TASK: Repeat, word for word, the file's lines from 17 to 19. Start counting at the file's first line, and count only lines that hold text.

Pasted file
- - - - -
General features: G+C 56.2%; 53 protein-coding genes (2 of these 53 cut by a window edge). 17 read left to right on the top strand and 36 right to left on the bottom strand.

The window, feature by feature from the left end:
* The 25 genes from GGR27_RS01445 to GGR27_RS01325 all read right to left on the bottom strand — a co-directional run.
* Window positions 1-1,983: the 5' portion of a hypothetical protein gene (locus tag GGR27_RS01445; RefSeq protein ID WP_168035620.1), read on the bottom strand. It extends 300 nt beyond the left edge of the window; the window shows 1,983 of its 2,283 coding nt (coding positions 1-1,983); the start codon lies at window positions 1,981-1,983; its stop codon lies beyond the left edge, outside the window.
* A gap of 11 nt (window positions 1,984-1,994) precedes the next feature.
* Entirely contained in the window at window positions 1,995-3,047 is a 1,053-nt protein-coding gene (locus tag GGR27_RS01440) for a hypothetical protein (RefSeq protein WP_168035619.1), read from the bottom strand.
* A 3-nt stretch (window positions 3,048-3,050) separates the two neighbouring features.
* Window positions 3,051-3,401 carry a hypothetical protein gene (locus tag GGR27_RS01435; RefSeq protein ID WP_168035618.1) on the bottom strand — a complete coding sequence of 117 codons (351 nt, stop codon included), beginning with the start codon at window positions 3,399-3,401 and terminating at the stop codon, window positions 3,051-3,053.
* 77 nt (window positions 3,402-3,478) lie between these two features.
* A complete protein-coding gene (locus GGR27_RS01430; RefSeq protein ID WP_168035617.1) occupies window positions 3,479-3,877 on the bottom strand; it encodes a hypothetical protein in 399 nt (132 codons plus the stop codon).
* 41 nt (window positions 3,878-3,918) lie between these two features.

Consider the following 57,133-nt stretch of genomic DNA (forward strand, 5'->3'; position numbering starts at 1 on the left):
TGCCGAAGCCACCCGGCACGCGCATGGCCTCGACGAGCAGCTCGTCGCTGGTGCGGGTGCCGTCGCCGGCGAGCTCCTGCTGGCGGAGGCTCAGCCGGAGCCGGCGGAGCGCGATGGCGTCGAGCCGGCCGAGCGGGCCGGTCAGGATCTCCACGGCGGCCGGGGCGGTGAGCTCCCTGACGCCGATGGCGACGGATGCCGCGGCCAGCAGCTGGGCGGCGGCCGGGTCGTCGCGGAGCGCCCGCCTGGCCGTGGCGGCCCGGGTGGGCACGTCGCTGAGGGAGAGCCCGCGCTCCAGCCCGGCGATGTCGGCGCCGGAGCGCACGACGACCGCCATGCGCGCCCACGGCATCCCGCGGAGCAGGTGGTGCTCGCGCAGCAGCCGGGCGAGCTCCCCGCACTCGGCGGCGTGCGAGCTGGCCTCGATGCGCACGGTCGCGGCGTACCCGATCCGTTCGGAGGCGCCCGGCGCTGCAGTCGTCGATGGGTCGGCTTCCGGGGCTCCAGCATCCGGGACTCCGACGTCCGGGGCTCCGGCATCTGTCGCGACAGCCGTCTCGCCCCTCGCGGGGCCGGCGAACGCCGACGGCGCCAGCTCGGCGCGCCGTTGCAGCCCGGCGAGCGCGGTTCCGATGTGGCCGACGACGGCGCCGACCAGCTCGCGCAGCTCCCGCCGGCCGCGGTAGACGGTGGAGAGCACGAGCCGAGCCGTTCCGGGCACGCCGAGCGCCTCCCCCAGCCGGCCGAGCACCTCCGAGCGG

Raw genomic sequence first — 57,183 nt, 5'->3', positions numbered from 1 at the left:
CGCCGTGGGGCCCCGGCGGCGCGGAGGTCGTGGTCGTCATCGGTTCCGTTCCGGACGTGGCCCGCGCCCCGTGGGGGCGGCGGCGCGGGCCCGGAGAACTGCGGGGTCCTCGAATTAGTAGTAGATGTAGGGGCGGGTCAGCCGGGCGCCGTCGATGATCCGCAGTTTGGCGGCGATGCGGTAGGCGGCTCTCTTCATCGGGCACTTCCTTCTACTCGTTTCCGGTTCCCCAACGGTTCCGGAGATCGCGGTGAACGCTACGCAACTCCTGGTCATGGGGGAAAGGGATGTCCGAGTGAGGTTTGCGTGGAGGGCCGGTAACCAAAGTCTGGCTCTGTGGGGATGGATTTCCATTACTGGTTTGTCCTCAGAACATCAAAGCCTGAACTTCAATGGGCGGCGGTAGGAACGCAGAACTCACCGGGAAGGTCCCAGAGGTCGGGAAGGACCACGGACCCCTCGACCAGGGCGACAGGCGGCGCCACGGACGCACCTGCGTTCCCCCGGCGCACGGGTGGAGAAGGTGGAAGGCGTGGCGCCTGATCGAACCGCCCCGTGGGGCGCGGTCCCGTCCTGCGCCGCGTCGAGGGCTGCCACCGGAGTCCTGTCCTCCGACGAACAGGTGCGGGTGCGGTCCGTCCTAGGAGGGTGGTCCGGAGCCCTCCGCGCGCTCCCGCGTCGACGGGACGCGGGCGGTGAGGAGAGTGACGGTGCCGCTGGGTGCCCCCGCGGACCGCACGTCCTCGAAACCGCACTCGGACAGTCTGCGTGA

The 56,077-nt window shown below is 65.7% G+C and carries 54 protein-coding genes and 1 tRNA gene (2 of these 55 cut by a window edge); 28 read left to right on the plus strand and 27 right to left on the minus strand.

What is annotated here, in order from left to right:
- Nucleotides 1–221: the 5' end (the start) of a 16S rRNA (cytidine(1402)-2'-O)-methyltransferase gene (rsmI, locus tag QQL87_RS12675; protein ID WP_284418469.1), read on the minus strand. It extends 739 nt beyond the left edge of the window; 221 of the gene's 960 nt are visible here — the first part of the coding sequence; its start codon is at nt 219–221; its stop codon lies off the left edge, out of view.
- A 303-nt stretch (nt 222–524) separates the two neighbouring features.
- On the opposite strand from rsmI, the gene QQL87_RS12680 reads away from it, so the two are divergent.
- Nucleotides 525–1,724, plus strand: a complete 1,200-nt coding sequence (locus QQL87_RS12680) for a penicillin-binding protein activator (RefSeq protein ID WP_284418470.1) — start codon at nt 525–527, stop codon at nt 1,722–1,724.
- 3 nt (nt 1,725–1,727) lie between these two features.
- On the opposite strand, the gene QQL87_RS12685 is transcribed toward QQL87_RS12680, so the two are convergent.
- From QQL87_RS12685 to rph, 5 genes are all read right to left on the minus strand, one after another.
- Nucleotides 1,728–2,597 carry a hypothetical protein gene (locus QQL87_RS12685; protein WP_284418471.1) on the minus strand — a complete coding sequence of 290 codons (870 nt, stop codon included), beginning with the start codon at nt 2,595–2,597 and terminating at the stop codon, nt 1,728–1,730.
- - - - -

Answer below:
What is annotated here, in order from left to right:
- Nucleotides 1–221: the 5' end (the start) of a 16S rRNA (cytidine(1402)-2'-O)-methyltransferase gene (rsmI, locus tag QQL87_RS12675; protein ID WP_284418469.1), read on the minus strand. It extends 739 nt beyond the left edge of the window; 221 of the gene's 960 nt are visible here — the first part of the coding sequence; its start codon is at nt 219–221; its stop codon lies off the left edge, out of view.
- A 303-nt stretch (nt 222–524) separates the two neighbouring features.